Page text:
Playing outside in the mud and rain?  Check.

wet foot print art. we've had some awesome rainy days.

Beautiful nature preserves and outdoor exploring?  Check.

waterfall over a recess cave

exploring off road with grandpa.

she's so tiny.

us behind the waterfall in the cave.

of course, the outhouses left a little to be they are NOT braving the outhouse. We braved the leaves behind a tree instead.

Family neighborhood for walks and bike rides?  Check.

first real bike!

Playgrounds with a distinct lack of broken glass and/or inherently dangerous equipment?  Check.


However, even with all that American life has to offer, I finally miss Ramallah.  There is always a wall of sound here, for example.  No quiet nights with echoes across the wadi.  I miss it.  There is a sense of personal freedom to do whatever you are interested in doing, but no common cause to unite people.  No occupation (good thing) but also no instant common ground (not so good).  People stay wrapped up in their own lives more, and are not as close to family.

In a way this feels like homesickness.  But as always, I am hard pressed to say where exactly home is.   I am still wondering where we belong as a family and where I belong as a person.  Luckily my kids keep me too busy to wonder for long.

Yoga Thought for Today:  on starting over

no asana photo...just this peaceful scene.

It was only 40 minutes.  My sacrum ached, my shoulders were grumbling.  I felt like I was made of lead pipes filled with cold water:  unbendable, off-balance, heavy.  But it was a yoga practice… and that’s where it starts.  It’s the fact that I have started again that matters.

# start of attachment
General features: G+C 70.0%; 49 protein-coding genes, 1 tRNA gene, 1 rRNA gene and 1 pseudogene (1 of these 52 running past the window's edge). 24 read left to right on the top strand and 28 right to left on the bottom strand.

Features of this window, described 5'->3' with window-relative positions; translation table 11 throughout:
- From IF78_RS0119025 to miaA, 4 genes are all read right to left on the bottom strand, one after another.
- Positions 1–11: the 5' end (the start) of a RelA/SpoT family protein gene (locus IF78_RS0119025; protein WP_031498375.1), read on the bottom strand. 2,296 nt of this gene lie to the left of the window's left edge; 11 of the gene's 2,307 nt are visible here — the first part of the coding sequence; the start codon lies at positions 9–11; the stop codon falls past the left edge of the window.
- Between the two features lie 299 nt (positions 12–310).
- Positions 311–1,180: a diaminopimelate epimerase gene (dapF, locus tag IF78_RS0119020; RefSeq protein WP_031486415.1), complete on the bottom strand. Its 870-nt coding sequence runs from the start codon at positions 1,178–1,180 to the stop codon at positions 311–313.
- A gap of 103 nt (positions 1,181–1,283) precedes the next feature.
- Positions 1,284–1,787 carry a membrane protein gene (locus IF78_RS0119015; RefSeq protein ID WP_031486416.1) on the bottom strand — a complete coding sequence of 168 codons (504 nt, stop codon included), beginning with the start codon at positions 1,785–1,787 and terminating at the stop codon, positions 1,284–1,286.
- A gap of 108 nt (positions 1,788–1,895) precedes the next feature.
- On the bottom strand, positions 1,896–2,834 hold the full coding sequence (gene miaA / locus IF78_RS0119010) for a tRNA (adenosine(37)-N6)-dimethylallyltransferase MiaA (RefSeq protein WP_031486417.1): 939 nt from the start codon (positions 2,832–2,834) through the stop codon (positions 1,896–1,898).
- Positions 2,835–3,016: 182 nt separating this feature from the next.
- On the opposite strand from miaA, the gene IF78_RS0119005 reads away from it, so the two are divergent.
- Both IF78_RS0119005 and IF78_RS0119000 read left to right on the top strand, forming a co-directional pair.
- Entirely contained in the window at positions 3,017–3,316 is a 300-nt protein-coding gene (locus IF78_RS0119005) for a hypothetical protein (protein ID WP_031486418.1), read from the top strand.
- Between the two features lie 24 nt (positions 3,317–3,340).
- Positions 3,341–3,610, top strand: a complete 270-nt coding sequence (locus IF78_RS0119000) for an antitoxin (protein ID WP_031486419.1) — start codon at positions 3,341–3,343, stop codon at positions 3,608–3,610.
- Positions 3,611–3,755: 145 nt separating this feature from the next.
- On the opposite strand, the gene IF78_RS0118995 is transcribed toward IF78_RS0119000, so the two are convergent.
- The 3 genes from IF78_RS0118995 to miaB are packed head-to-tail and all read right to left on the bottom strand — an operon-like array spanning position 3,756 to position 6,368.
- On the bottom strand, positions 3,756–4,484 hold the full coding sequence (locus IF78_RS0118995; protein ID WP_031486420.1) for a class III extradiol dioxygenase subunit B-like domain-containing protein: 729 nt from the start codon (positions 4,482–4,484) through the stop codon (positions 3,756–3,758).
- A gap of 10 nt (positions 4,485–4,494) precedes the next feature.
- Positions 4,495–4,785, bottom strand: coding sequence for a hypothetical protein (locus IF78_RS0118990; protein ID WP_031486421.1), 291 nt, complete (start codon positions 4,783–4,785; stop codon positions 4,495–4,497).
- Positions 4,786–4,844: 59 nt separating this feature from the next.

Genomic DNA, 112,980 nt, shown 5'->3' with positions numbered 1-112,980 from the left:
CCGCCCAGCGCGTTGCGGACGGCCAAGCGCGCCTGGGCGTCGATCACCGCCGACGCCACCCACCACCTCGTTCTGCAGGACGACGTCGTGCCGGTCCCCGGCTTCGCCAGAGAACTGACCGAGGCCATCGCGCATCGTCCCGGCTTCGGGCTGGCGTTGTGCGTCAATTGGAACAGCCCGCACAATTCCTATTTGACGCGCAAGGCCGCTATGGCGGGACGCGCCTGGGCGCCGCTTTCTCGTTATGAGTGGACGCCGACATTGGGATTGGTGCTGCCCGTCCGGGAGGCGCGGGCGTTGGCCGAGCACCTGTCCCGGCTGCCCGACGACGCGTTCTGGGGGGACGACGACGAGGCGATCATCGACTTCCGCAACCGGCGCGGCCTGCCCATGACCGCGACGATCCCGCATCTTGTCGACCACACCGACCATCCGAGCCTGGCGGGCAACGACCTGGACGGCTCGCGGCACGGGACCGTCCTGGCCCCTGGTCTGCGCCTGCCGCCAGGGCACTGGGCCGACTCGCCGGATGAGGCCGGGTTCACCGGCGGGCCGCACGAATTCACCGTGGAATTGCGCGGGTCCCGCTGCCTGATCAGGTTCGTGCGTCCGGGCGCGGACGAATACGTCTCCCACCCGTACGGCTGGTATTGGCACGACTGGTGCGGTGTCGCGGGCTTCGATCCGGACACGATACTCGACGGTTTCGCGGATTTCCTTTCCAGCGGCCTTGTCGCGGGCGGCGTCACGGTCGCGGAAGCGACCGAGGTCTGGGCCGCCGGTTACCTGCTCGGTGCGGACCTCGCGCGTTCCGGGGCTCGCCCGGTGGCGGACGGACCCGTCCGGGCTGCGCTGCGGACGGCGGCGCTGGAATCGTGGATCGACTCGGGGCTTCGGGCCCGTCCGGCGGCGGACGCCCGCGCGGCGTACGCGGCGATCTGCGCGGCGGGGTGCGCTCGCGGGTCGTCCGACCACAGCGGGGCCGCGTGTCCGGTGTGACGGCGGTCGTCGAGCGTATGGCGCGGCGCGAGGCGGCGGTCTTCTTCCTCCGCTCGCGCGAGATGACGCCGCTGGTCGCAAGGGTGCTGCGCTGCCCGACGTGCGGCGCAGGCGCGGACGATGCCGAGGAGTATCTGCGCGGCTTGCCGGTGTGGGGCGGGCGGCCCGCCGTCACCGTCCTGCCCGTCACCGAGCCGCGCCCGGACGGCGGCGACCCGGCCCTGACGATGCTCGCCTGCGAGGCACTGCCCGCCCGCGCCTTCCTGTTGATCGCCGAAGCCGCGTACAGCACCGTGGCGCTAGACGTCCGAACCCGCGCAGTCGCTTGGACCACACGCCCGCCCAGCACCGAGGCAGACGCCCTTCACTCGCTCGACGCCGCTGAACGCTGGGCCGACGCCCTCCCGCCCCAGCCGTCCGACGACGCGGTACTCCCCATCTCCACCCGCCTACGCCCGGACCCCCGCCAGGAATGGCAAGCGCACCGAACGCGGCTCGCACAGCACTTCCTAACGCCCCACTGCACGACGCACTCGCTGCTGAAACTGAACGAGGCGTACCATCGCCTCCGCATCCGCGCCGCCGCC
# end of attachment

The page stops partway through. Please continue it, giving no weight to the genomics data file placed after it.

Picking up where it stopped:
Parent Thought for Today:  sleep routines that don’t match.  Soliciting advice.

sleeping Laila. It took 2 airplanes to do this.

I am currently trying to figure out what to do for my daughter.  She will not go to sleep.  After brushing and flossing my 2 kids teeth, I read books then kiss them goodnight.  I turn off the lights.  My son is asleep within 10 minutes.  My daughter stays up for another hour or more whispering to herself, talking to me, rolling side to side and up and down the bed, laughing, kicking the bed, telling jokes.  It’s super sweet…but it’s really hard to be amused instead of frustrated when the night is literally the first chance all day for me to have a moment to myself.  By which I mean clean, do laundry, put away toys…you know.  Real “me” time.  HA.

I am thinking of buying her a little tent and filling it with simple, soft toys and books and a little flashlight.  I am thinking that she might need a more time to stay up and read or play quietly while I wash my face or put away laundry nearby.  Or maybe while I wait/sleep in the bed until she is ready to sleep.  That’s my best idea.  Anyone have a better one?